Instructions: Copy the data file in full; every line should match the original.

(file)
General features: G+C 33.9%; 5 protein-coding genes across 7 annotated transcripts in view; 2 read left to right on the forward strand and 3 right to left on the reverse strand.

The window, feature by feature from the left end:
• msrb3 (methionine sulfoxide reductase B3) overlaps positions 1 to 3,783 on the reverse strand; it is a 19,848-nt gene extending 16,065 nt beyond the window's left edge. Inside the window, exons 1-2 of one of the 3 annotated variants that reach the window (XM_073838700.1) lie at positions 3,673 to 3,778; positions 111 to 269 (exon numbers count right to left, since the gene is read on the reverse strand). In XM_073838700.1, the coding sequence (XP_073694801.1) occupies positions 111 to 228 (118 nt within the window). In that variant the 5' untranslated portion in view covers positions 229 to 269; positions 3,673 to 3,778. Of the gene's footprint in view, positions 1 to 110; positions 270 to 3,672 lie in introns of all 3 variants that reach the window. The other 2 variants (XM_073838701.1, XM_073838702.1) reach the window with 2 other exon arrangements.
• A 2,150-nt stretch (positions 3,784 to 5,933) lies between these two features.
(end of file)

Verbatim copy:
General features: G+C 33.9%; 5 protein-coding genes across 7 annotated transcripts in view; 2 read left to right on the forward strand and 3 right to left on the reverse strand.

The window, feature by feature from the left end:
• msrb3 (methionine sulfoxide reductase B3) overlaps positions 1 to 3,783 on the reverse strand; it is a 19,848-nt gene extending 16,065 nt beyond the window's left edge. Inside the window, exons 1-2 of one of the 3 annotated variants that reach the window (XM_073838700.1) lie at positions 3,673 to 3,778; positions 111 to 269 (exon numbers count right to left, since the gene is read on the reverse strand). In XM_073838700.1, the coding sequence (XP_073694801.1) occupies positions 111 to 228 (118 nt within the window). In that variant the 5' untranslated portion in view covers positions 229 to 269; positions 3,673 to 3,778. Of the gene's footprint in view, positions 1 to 110; positions 270 to 3,672 lie in introns of all 3 variants that reach the window. The other 2 variants (XM_073838701.1, XM_073838702.1) reach the window with 2 other exon arrangements.
• A 2,150-nt stretch (positions 3,784 to 5,933) lies between these two features.